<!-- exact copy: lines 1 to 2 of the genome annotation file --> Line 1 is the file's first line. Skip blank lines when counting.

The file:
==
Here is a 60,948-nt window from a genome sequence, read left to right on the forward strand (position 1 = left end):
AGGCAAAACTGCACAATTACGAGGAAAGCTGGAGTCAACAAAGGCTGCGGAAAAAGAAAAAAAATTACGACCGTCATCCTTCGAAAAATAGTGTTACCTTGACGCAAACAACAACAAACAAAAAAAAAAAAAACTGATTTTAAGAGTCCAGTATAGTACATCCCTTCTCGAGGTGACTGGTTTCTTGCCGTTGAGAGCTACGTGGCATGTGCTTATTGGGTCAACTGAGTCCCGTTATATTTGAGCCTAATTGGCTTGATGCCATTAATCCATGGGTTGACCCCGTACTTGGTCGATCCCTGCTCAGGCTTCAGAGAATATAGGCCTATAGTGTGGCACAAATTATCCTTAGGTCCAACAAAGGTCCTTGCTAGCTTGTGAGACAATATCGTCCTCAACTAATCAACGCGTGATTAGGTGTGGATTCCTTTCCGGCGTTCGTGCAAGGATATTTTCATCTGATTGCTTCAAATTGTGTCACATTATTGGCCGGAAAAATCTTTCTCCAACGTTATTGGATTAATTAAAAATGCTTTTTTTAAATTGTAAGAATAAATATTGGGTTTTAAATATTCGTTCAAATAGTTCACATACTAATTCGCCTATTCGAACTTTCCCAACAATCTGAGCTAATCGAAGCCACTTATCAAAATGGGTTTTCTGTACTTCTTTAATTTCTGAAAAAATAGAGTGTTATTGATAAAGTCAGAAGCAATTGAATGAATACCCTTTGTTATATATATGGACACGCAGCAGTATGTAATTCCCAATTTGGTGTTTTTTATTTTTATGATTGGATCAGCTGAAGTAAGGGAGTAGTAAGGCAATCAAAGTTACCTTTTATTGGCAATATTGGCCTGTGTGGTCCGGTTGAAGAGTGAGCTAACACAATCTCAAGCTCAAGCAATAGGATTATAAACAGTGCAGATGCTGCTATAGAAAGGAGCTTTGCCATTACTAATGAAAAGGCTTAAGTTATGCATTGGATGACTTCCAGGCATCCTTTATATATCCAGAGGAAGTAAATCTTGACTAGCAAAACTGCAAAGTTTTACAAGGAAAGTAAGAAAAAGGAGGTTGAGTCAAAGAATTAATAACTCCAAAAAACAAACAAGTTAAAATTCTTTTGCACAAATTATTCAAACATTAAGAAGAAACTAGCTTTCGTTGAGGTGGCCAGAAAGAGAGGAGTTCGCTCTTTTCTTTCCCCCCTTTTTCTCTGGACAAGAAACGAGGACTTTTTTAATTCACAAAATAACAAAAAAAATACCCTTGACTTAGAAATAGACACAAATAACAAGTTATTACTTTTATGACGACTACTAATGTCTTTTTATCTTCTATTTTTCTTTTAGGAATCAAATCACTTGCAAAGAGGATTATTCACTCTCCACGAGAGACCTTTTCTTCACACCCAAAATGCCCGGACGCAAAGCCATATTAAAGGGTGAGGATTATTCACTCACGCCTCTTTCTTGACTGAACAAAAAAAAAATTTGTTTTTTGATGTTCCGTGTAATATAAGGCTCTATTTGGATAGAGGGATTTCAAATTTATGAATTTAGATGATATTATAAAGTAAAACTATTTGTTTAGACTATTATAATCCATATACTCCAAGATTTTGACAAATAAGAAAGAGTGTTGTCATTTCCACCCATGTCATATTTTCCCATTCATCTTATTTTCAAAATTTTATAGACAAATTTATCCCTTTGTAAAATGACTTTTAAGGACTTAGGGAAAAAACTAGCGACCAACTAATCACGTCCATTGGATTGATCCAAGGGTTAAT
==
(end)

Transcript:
Here is a 60,948-nt window from a genome sequence, read left to right on the forward strand (position 1 = left end):
AGGCAAAACTGCACAATTACGAGGAAAGCTGGAGTCAACAAAGGCTGCGGAAAAAGAAAAAAAATTACGACCGTCATCCTTCGAAAAATAGTGTTACCTTGACGCAAACAACAACAAACAAAAAAAAAAAAAACTGATTTTAAGAGTCCAGTATAGTACATCCCTTCTCGAGGTGACTGGTTTCTTGCCGTTGAGAGCTACGTGGCATGTGCTTATTGGGTCAACTGAGTCCCGTTATATTTGAGCCTAATTGGCTTGATGCCATTAATCCATGGGTTGACCCCGTACTTGGTCGATCCCTGCTCAGGCTTCAGAGAATATAGGCCTATAGTGTGGCACAAATTATCCTTAGGTCCAACAAAGGTCCTTGCTAGCTTGTGAGACAATATCGTCCTCAACTAATCAACGCGTGATTAGGTGTGGATTCCTTTCCGGCGTTCGTGCAAGGATATTTTCATCTGATTGCTTCAAATTGTGTCACATTATTGGCCGGAAAAATCTTTCTCCAACGTTATTGGATTAATTAAAAATGCTTTTTTTAAATTGTAAGAATAAATATTGGGTTTTAAATATTCGTTCAAATAGTTCACATACTAATTCGCCTATTCGAACTTTCCCAACAATCTGAGCTAATCGAAGCCACTTATCAAAATGGGTTTTCTGTACTTCTTTAATTTCTGAAAAAATAGAGTGTTATTGATAAAGTCAGAAGCAATTGAATGAATACCCTTTGTTATATATATGGACACGCAGCAGTATGTAATTCCCAATTTGGTGTTTTTTATTTTTATGATTGGATCAGCTGAAGTAAGGGAGTAGTAAGGCAATCAAAGTTACCTTTTATTGGCAATATTGGCCTGTGTGGTCCGGTTGAAGAGTGAGCTAACACAATCTCAAGCTCAAGCAATAGGATTATAAACAGTGCAGATGCTGCTATAGAAAGGAGCTTTGCCATTACTAATGAAAAGGCTTAAGTTATGCATTGGATGACTTCCAGGCATCCTTTATATATCCAGAGGAAGTAAATCTTGACTAGCAAAACTGCAAAGTTTTACAAGGAAAGTAAGAAAAAGGAGGTTGAGTCAAAGAATTAATAACTCCAAAAAACAAACAAGTTAAAATTCTTTTGCACAAATTATTCAAACATTAAGAAGAAACTAGCTTTCGTTGAGGTGGCCAGAAAGAGAGGAGTTCGCTCTTTTCTTTCCCCCCTTTTTCTCTGGACAAGAAACGAGGACTTTTTTAATTCACAAAATAACAAAAAAAATACCCTTGACTTAGAAATAGACACAAATAACAAGTTATTACTTTTATGACGACTACTAATGTCTTTTTATCTTCTATTTTTCTTTTAGGAATCAAATCACTTGCAAAGAGGATTATTCACTCTCCACGAGAGACCTTTTCTTCACACCCAAAATGCCCGGACGCAAAGCCATATTAAAGGGTGAGGATTATTCACTCACGCCTCTTTCTTGACTGAACAAAAAAAAAATTTGTTTTTTGATGTTCCGTGTAATATAAGGCTCTATTTGGATAGAGGGATTTCAAATTTATGAATTTAGATGATATTATAAAGTAAAACTATTTGTTTAGACTATTATAATCCATATACTCCAAGATTTTGACAAATAAGAAAGAGTGTTGTCATTTCCACCCATGTCATATTTTCCCATTCATCTTATTTTCAAAATTTTATAGACAAATTTATCCCTTTGTAAAATGACTTTTAAGGACTTAGGGAAAAAACTAGCGACCAACTAATCACGTCCATTGGATTGATCCAAGGGTTAAT